My final year politics subject, Peacekeeping, Sovereignty and Global Order, has ranged broadly over issues and questions of international law and order. At the centre of the majority of these questions has been the role of the United Nations in global governance.
Since the UN is constituted by the states which are it’s members, it makes sense to question just how those states themselves are constituted. Who decides what a state is? The point of this post isn’t to comprehensively answer that question. I have written essays on it, and learned academics have spent decades addressing it. Instead, I have another question to propose which may assist answers to the broader question (or even reshape them). This question was provoked by a discussion on the future of Kosovo. That question was: ‘If 22 of 27 European Union members recognise Kosovo’s statehood, why shouldn’t the UN?’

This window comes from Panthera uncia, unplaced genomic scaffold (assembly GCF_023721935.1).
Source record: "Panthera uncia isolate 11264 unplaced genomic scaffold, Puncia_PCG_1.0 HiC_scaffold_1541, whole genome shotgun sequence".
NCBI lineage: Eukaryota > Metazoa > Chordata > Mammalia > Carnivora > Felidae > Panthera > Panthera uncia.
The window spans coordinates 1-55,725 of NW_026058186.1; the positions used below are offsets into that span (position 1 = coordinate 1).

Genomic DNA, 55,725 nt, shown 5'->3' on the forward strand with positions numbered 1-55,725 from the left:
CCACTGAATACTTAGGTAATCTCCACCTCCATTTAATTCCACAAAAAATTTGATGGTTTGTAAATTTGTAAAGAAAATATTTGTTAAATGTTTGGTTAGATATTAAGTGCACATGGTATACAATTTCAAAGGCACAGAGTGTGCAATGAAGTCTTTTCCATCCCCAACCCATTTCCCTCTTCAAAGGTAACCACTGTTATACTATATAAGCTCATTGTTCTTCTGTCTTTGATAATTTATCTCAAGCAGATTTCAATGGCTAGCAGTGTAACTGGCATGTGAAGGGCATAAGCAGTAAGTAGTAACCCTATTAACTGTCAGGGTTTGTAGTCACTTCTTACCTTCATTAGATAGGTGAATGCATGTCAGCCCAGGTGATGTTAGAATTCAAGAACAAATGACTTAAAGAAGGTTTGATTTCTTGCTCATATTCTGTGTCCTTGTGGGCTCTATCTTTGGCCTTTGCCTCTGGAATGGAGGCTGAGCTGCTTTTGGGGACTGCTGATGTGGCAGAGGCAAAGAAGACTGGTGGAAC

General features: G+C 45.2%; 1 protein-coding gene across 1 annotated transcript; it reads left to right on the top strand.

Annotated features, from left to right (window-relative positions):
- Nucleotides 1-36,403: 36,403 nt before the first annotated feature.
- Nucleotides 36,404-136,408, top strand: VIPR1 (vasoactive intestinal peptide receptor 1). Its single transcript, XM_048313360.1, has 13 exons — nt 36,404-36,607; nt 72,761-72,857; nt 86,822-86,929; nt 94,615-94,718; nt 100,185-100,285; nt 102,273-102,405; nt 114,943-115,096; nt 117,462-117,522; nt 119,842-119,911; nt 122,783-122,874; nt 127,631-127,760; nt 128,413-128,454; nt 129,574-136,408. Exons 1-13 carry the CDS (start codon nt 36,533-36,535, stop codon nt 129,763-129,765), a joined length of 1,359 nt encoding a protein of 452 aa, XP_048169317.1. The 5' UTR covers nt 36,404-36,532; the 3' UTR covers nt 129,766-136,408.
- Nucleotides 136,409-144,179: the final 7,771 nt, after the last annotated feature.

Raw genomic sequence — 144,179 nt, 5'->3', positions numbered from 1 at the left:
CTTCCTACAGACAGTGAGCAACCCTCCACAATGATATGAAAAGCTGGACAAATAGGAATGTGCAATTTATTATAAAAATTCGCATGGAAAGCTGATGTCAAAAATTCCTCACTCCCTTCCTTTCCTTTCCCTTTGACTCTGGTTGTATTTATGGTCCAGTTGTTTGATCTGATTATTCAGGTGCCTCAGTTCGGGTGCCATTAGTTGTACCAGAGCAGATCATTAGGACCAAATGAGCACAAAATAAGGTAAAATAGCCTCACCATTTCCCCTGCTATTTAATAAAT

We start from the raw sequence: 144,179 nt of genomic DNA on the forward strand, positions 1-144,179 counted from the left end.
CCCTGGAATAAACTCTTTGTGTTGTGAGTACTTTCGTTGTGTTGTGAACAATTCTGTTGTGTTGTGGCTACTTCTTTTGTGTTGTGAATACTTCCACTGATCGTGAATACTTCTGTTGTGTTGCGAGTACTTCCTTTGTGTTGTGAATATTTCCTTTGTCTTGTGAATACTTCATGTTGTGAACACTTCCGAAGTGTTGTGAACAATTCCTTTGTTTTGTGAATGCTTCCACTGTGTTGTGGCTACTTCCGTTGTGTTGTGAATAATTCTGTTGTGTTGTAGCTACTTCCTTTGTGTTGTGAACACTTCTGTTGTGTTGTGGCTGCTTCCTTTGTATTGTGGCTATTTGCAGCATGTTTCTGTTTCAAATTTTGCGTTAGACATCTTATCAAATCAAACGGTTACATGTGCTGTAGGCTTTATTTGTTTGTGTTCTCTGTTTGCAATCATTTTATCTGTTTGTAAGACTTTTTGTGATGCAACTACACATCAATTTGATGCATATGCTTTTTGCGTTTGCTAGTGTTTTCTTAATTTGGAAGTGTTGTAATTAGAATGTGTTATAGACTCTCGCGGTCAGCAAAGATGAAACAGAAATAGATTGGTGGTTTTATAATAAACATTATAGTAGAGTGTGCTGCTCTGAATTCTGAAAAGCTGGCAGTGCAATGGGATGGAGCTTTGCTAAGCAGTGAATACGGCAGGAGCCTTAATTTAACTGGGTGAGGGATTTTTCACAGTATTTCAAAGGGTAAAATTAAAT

The UN Charter provides for regional arrangements to take action – preferably passively – to maintain international peace and security. It allows for and encourages regional powers such as the EU. Why, then, does regional preference not carry more weight at the UN than the votes of (for example) non-affected Pacific island nations when deciding who is or is not a state? Does it not matter more that Europe recognises Kosovo than the other 110 countries who so far have not?
Of course, such questions in turn raise questions about democratic processes themselves. Is every vote equal? In international law, at least when determining UN membership, they might not be.